White House Chief of Staff Reince Priebus tried to signal Sunday on NBC’s “Meet the Press” that funding for “border security” was the avenue for a possible face-saving way to keep the government from being shut down. But amid whatever quieter negotiations are underway between lawmakers and White House officials, the president continues to interject himself in all the ways for which he’s become famous.

He tweeted twice on Monday about the wall. “The Wall is a very important tool in stopping drugs from pouring into our country and poisoning our youth (and many others)!” he wrote. “If the wall is not built, which it will be, the drug situation will NEVER be fixed the way it should be! #BuildTheWall.”

Hours later, he tweeted about health care. “If our healthcare plan is approved, you will see real healthcare and premiums will start tumbling down. ObamaCare is in a death spiral!” About that time, White House press secretary Sean Spicer was briefing reporters, noting that health care will come to a vote when House leaders determine that they have the votes to pass it. In other words, no promises when.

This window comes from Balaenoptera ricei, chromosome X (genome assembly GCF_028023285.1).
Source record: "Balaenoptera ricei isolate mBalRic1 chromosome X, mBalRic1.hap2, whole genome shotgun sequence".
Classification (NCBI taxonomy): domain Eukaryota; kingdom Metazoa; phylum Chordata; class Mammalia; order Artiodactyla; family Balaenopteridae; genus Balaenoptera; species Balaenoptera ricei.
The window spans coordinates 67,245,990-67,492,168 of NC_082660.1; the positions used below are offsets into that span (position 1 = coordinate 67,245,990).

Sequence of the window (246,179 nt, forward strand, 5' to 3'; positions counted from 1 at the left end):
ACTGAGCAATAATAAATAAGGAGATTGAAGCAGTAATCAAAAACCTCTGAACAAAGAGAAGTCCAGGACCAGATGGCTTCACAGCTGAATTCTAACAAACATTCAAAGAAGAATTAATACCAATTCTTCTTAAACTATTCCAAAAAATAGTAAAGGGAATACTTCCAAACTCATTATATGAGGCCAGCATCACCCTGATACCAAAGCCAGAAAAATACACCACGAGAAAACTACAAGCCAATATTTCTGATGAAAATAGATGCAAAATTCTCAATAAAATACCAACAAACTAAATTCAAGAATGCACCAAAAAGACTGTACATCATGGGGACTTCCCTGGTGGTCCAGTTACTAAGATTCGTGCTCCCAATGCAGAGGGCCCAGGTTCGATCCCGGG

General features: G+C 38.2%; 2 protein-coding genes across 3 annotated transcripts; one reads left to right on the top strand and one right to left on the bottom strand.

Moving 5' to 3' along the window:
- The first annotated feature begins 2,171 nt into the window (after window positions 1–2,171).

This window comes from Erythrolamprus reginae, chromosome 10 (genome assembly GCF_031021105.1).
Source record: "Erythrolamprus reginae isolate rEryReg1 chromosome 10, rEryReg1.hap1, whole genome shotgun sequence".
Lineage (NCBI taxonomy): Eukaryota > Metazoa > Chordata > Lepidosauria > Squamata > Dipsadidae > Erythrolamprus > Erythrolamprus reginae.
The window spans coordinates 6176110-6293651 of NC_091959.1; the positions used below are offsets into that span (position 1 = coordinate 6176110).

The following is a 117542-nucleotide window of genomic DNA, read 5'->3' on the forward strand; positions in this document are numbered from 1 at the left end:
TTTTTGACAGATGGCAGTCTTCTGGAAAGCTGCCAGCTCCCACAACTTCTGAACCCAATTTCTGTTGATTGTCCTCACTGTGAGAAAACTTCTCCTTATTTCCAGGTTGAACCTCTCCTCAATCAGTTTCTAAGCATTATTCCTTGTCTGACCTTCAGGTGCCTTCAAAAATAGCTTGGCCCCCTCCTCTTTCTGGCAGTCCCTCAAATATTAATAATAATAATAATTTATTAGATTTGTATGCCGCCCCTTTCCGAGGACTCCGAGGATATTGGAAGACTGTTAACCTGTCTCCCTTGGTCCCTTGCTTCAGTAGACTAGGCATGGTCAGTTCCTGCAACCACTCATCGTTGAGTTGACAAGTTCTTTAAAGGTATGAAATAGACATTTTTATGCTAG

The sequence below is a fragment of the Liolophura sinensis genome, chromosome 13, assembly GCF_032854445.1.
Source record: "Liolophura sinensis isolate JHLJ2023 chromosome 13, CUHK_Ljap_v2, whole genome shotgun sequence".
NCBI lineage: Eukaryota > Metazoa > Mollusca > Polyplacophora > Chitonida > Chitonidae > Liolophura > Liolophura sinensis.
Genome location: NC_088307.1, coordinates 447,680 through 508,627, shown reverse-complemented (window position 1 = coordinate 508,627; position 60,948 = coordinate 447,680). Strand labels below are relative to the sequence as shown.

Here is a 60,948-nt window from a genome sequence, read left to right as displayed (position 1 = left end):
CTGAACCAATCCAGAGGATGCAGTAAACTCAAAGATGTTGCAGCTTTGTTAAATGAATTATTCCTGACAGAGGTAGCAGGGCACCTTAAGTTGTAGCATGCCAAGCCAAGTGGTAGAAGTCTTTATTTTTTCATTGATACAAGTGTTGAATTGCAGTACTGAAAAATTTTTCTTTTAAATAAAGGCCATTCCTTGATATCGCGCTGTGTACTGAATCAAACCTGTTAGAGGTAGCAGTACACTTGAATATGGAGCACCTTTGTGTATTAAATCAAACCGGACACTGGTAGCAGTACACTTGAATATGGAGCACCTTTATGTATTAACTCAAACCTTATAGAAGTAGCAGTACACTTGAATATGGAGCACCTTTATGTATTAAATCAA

(Jenny Starrs/The Washington Post)

Trump also disrupted his own team when, on Friday, he declared that he would put his tax plan into public view this week. What’s coming appears likely to be little more than principles, rather than proposed legislation. Those principles might not go any further than the tax plans he proposed during the campaign. It will be more motion without real action.

That’s the difference between the presidency and Capitol Hill. Trump likes to say things and sign things. And so, day after day, surrounded by aides or people from the outside, he makes announcements, or he puts his signature — in big strokes — on official documents, whether executive orders or presidential memorandums. These orders are not without impact, symbolically and eventually practically. He signs them and moves on. He will sign more this week ahead of the 100-day mark.